Breaking: Comey Perjures Self in Front of Congress
The recent news that a draft version of James Comey’s decision on the Hillary Clinton matter exonerated the then-Democrat presidential nominee before investigators even talked to her isn’t just an unpleasant revelation for the former FBI director. It could also be evidence that he perjured himself before Congress.
And either way, one of the GOP’s most prominent senators wants Comey to explain himself under oath before the upper chamber.
The newest controversy, as Breitbart notes, centers around a bit of testimony that Comey gave the House Judiciary Committee in September involving his investigation of Hillary Clinton’s email. During that session, Texas GOP Rep. John Ratcliffe asked Comey about when he made the decision as to whether Clinton should be charged.
“Director, did you make the decision not to recommend criminal charges relating to classified information before or after Hillary Clinton was interviewed by the FBI on July the 2nd?” Ratcliffe asked.
“After,” he responded.
We now know that one is right up there with “I did not have sexual relations with that woman, Miss Lewinsky.” Lindsey Graham, one of the senators who sent a letter to new FBI Director Christopher Wray over Comey’s draft decision, says that he wants Comey back before Congress. “We now know that he had made up his mind to exonerate her before he even interviewed her, which is a bit odd,” Graham said on Fox News last week. “He’s coming one way or the other,” Graham told Fox, responding affirmatively asked if a subpoena would be issued if Comey refuses to testify.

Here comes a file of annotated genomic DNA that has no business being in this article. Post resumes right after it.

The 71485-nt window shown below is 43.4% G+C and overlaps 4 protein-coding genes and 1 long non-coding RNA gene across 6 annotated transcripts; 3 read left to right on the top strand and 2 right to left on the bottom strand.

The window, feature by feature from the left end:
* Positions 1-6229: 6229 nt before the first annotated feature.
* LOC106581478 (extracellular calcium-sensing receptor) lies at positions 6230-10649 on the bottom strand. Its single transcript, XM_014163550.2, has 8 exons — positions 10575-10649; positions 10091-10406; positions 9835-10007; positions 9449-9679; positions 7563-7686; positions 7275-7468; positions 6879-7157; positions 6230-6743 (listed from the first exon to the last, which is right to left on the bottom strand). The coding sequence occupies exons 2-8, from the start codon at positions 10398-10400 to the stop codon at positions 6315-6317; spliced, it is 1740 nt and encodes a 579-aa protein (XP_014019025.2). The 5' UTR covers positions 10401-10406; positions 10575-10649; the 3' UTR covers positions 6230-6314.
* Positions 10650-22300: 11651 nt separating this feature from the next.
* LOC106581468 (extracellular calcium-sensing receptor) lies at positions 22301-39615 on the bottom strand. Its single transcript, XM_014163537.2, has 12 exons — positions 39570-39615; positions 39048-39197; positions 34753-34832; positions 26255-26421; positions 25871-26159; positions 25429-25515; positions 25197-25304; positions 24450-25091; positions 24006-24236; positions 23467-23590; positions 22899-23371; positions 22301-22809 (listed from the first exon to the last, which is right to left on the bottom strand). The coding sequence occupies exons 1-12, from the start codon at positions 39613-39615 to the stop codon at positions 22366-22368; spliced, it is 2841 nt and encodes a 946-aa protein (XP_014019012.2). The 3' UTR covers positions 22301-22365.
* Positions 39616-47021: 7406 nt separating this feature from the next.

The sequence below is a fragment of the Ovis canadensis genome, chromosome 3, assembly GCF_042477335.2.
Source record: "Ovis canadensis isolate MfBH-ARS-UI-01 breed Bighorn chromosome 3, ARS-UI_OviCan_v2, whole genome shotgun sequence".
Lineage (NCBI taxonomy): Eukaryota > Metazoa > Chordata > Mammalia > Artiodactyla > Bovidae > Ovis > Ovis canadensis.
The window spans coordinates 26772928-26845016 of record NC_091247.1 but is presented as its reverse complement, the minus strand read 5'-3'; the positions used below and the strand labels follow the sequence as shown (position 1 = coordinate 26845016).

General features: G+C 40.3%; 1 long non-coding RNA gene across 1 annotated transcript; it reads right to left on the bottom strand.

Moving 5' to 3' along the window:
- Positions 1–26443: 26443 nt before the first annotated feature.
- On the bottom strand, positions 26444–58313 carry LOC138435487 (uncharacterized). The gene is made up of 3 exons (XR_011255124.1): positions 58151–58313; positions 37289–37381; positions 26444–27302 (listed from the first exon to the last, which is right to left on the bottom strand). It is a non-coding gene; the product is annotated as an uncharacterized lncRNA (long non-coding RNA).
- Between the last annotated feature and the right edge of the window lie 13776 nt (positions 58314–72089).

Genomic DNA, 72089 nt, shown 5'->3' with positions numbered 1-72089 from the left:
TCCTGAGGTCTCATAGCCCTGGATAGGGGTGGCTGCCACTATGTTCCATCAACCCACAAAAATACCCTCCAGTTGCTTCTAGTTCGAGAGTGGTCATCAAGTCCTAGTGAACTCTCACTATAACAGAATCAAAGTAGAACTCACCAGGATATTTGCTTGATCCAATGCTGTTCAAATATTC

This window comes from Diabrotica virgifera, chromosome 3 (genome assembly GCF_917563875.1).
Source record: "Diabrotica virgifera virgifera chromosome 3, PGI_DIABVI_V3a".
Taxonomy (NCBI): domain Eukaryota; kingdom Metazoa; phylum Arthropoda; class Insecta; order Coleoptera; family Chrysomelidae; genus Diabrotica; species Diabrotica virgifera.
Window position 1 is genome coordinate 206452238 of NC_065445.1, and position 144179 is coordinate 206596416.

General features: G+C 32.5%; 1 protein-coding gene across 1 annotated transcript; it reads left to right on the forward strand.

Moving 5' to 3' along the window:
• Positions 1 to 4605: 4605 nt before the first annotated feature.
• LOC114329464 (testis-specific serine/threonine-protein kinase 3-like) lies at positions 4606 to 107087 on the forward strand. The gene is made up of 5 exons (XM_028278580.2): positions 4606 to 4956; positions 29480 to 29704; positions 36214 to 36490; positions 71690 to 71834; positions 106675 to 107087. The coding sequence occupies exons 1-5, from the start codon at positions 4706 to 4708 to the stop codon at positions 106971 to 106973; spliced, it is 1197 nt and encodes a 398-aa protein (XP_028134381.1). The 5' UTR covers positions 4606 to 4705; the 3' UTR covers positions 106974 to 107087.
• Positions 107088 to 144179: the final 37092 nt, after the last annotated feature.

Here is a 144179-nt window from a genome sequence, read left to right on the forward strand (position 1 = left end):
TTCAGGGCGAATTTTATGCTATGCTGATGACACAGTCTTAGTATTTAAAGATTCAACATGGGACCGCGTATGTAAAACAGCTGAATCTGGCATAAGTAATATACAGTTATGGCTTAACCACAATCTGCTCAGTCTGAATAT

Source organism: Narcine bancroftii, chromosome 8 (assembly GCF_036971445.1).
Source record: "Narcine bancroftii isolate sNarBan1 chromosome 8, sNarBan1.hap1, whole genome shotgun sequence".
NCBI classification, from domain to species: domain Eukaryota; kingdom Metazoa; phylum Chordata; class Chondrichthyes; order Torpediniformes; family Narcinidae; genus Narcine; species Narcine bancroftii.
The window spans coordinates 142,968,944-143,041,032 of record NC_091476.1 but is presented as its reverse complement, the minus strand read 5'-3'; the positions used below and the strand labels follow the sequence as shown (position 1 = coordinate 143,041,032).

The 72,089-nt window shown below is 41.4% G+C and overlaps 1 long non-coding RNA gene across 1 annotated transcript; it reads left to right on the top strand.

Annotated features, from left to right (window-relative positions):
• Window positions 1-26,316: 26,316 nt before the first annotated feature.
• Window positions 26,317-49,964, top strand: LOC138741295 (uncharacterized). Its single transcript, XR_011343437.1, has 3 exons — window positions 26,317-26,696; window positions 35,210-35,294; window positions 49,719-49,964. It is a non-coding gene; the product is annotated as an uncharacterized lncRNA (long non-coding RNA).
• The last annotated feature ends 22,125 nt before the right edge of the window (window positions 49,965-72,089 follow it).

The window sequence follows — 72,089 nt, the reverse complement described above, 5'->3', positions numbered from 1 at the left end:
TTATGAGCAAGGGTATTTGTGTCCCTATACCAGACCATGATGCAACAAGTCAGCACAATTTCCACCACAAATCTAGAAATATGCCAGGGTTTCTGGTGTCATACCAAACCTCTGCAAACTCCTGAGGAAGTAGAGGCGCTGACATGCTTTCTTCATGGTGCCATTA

Graham has pointed to testimony from two former FBI officials who said Comey had essentially wrapped up the investigation before Clinton and 16 other witnesses had testified. One of those officials, Jim Rybicki, said Comey had drafted and emailed around a statement exonerating Clinton in late April or early May, based on his “knowing the direction” in which the investigation was going.
Looking at the testimony that Comey had given before the House of Representatives, Comey’s decision doesn’t just stop at being unethical. It’s also perjurious. There is, of course, significant question of whether perjury can be proved — calling his decision a “draft statement” provides plenty of wiggle room for those who have plenty of wiggling to do.
However, if James Comey is resolved to wiggle, it’s essential that he wiggles before Congress and the American people. At present, the appearance is that this case was decided before the main suspect had even walked through the door of the interrogation room. After the revelations in the draft memo and the interviews with former FBI officials, I’m not entirely certain how one could even be disabused of that impression.
Either way, the former FBI director cannot and should not be allowed to exonerate himself by simply fading into the background, letting the blunders and perfidies of the bureau’s muffed investigation simply disappear into the ether.
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